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December 10, 2009

Financial Models: Why All the Fuss?

Catherine New
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Professor Paul Glasserman moderated the panel “Does the Practice of Quantitative Finance Need to Be Changed?” at the research symposium on December 4 .

The research symposium “The Quantitative Revolution and the Crisis: How Have Quantitative Financial Models Been Used and Misused” at Columbia Business School on December 4 explored the causes and effects of the proliferation of quantitative finance. Donald MacKenzie, a professor of sociology at the University of Edinburgh, gave the keynote speech (PDF).

Professor Bruce Kogut, in his opening remarks, acknowledged that financial engineering and innovation have received an onerous rap in the fallout from the financial crisis. However, he suggested that the field was ripe for public debate.

“It might be easy to leap to the conclusion that the subtext of today is that financial models created the crisis and hence innovation is bad. But such a deduction is in fact deeply complex and largely suspect,” he said. “Why is there such debate over financial innovations? After all, innovation is a driver of economic growth and wealth, so why all the fuss?” Kogut suggested three possibilites, including the disparity between private and social value, unanswered questions about systemic risk and the speed at which innovation takes place.

Professor Paul Glasserman pointed to popular media portrayals, like WIRED’s “The Secret Formula That Destroyed Wall Street and Nuked Your 401(k)” (Feb. 2009), which excoriated the financial industry’s use of models, as perpetuating misunderstanding about the uses and capabilities of quantitative finance.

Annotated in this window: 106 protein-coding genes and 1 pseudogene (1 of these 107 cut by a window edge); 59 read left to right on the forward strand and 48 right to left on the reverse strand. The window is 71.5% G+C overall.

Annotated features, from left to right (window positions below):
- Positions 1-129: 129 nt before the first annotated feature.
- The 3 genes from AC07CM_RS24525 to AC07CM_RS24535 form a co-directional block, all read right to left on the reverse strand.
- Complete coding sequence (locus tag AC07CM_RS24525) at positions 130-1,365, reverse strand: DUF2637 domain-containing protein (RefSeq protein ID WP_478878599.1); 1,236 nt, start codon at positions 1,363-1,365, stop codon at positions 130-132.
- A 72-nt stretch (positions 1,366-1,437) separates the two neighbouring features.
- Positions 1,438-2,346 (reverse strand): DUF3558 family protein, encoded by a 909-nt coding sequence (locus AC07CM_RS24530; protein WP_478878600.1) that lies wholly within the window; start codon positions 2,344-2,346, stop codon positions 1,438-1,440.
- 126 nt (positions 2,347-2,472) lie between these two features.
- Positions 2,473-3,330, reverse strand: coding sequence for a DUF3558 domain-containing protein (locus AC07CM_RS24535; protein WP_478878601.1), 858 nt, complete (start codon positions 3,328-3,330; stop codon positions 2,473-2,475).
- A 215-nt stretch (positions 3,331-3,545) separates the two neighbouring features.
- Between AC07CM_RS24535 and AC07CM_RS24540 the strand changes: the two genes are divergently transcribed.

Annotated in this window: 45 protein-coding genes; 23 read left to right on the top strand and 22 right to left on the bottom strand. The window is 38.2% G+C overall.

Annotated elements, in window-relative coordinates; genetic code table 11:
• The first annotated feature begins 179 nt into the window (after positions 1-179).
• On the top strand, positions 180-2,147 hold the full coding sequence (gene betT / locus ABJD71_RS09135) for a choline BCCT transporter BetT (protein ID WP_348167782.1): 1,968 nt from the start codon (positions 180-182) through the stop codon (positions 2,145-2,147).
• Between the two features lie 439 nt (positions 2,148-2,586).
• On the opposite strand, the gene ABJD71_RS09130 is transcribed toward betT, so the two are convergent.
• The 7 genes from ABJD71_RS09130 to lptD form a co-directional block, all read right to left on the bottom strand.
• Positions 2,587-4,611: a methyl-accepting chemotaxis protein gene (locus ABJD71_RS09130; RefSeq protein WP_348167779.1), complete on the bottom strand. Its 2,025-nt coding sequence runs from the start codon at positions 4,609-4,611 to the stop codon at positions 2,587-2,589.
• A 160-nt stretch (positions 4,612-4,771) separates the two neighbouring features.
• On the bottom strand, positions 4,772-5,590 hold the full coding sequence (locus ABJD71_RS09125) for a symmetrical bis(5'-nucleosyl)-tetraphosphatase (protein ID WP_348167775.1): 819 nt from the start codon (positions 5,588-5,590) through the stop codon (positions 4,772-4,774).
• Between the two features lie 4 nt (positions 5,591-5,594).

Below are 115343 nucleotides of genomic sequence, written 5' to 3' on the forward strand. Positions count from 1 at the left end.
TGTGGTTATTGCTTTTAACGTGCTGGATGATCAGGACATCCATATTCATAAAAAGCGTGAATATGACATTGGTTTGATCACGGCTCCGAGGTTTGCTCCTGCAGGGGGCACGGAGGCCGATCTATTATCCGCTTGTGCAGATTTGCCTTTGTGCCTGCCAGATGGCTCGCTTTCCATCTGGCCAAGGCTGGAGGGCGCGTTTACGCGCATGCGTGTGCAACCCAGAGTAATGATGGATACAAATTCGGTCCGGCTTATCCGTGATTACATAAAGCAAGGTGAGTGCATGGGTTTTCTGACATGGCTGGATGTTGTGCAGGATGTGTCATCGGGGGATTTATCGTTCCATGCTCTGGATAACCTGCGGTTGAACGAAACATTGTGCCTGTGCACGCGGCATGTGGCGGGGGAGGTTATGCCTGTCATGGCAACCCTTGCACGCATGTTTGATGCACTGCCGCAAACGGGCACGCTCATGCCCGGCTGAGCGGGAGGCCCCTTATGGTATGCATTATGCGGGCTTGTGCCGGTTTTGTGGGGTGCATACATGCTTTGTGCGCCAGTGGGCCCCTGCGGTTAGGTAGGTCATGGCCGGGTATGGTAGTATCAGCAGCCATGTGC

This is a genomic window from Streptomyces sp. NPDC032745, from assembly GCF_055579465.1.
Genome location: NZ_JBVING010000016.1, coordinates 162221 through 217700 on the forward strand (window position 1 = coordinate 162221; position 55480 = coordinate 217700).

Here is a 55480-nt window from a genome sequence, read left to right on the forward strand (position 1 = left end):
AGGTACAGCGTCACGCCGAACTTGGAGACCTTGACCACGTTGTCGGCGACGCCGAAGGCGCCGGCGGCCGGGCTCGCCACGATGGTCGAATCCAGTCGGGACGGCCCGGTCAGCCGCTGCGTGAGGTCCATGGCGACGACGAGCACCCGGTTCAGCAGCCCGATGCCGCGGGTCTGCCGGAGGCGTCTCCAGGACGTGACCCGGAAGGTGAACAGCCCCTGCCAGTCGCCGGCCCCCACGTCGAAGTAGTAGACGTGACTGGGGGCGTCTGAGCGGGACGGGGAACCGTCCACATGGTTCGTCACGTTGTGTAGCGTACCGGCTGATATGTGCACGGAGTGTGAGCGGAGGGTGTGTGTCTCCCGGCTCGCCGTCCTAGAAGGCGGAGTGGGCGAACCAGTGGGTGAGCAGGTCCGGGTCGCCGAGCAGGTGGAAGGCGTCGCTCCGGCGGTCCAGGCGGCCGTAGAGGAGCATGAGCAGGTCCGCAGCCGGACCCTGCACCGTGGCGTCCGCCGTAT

“The article sets the record for the most incorrect statements packed into a title,” Glasserman said. “In a very short time there has been a dramatic shift in perception of quantitative finance.”

Glasserman moderated the panel “Does the Practice of Quantitative Finance Need to Be Changed?”, which comprised Professor Emanuel Derman, Department of Industrial Engineering and Operations Research at Columbia University; Professor Daniel Beunza, London School of Economics; Kent Daniel, Director of Research at Goldman Sachs; and Adam Parker, Director of Reserch and Chief Investment Strategist at Sanford C. Bernstein & Co. LLC.

Much of the panel’s discussion focused on when models are useful — and not useful — in financial markets. Derman, author of My Life as a Quant, led the discussion and offered a discourse on what models are and how they can be applied (download presentation PDF). He cautioned that there is never a “right” model but rather ”somewhere north of common sense and south of hubris lies the appropriate use of models.”

Beunza, formerly a visiting professor at the Business School, cautioned that the use of models is a “doubled-edged sword”; his research shows that they lead both to increased arbritrage and better reflexiveness.

Goldman Sachs’ research director Kent Daniel argued that models benefit many fields, such as airline safety, and not only financial markets. However, he cautioned that exacting data was fundamental to the use of models. “A successful quant model has to be subjected to every kind of scrutiny you have,” he said. “If your organization doesn’t do that, you’ll have a failure.”

The symposium "The Quantitative Revolution and the Crisis: How Have Quantitative Financial Models Been Used and Misused" took place on December 4 and was co-hosted by the Center on Japanese Economy and Business and the Sanford C. Bernstein & Co. Center for Leadership and Ethics.

Photo credit: Leslye Smith